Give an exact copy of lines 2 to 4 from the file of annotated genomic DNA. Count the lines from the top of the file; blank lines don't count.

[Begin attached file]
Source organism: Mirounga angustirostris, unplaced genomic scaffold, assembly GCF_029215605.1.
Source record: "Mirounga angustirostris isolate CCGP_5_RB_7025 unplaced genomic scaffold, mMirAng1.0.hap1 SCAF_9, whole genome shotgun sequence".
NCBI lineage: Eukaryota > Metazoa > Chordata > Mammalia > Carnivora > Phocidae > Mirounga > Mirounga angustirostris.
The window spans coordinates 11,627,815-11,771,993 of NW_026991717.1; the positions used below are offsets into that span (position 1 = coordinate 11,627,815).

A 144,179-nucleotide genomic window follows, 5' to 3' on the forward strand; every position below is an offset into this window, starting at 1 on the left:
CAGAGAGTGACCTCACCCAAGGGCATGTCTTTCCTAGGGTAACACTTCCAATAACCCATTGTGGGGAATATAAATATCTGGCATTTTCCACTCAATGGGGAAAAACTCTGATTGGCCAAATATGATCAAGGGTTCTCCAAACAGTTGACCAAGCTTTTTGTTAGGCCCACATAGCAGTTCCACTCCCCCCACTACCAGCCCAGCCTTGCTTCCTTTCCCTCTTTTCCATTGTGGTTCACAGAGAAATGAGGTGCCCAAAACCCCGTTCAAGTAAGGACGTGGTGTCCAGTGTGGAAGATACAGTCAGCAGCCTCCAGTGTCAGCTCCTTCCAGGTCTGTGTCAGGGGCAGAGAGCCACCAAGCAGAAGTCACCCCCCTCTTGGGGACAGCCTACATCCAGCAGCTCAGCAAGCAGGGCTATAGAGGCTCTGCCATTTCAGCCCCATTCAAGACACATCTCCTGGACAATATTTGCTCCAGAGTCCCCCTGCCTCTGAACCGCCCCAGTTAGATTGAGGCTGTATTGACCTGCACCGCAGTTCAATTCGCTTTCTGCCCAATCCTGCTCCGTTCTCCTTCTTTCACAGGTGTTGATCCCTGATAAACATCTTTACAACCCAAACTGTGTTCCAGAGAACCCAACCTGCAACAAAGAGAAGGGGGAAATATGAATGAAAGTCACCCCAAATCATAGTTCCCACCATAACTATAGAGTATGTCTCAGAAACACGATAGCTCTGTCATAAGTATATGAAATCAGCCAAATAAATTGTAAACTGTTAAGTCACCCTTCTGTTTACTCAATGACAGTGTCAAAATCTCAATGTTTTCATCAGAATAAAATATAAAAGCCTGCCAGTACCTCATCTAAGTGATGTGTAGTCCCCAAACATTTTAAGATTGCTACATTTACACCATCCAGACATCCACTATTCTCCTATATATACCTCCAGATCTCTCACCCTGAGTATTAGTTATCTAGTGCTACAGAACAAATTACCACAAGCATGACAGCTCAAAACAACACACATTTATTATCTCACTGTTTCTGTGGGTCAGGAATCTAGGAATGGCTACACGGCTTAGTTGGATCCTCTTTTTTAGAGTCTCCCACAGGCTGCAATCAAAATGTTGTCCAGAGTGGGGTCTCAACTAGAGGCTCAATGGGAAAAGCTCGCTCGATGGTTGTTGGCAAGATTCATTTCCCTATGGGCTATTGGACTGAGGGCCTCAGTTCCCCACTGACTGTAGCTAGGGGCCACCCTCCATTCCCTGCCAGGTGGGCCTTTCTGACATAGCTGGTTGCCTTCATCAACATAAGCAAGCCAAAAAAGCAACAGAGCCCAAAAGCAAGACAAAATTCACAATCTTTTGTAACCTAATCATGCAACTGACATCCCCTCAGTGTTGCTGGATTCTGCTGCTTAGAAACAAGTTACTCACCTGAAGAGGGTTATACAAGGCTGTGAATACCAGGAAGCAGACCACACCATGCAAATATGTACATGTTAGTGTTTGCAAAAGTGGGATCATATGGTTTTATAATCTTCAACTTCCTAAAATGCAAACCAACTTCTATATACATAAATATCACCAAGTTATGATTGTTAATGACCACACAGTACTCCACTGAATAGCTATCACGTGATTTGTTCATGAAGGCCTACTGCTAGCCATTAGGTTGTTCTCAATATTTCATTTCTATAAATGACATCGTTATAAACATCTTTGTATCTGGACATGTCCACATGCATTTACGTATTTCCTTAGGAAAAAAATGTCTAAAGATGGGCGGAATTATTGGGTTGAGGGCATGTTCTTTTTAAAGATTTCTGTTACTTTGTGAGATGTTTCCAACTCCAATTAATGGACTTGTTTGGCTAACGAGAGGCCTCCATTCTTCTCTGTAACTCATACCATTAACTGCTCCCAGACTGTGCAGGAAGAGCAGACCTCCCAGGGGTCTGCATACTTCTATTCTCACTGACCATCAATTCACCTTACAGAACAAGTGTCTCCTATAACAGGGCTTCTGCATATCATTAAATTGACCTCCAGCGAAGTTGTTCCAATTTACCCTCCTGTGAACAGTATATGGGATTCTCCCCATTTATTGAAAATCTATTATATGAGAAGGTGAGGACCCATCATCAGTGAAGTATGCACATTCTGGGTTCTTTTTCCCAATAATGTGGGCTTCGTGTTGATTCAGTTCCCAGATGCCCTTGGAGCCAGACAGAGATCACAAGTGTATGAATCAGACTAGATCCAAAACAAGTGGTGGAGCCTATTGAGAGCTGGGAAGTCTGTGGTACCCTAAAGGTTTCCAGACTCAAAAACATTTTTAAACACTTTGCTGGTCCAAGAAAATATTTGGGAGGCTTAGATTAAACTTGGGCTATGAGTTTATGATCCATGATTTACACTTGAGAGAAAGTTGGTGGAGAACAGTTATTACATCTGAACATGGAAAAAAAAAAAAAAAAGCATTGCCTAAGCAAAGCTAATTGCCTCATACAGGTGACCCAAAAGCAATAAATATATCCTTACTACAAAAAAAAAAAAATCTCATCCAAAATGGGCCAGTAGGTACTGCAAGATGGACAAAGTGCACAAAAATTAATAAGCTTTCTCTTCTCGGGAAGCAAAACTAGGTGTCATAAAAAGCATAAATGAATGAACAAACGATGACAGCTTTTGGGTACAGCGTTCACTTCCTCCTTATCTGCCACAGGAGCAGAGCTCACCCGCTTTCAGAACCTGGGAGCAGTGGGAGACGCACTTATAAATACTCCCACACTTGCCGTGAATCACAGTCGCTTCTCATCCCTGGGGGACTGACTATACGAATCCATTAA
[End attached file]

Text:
Source record: "Mirounga angustirostris isolate CCGP_5_RB_7025 unplaced genomic scaffold, mMirAng1.0.hap1 SCAF_9, whole genome shotgun sequence".
NCBI lineage: Eukaryota > Metazoa > Chordata > Mammalia > Carnivora > Phocidae > Mirounga > Mirounga angustirostris.
The window spans coordinates 11,627,815-11,771,993 of NW_026991717.1; the positions used below are offsets into that span (position 1 = coordinate 11,627,815).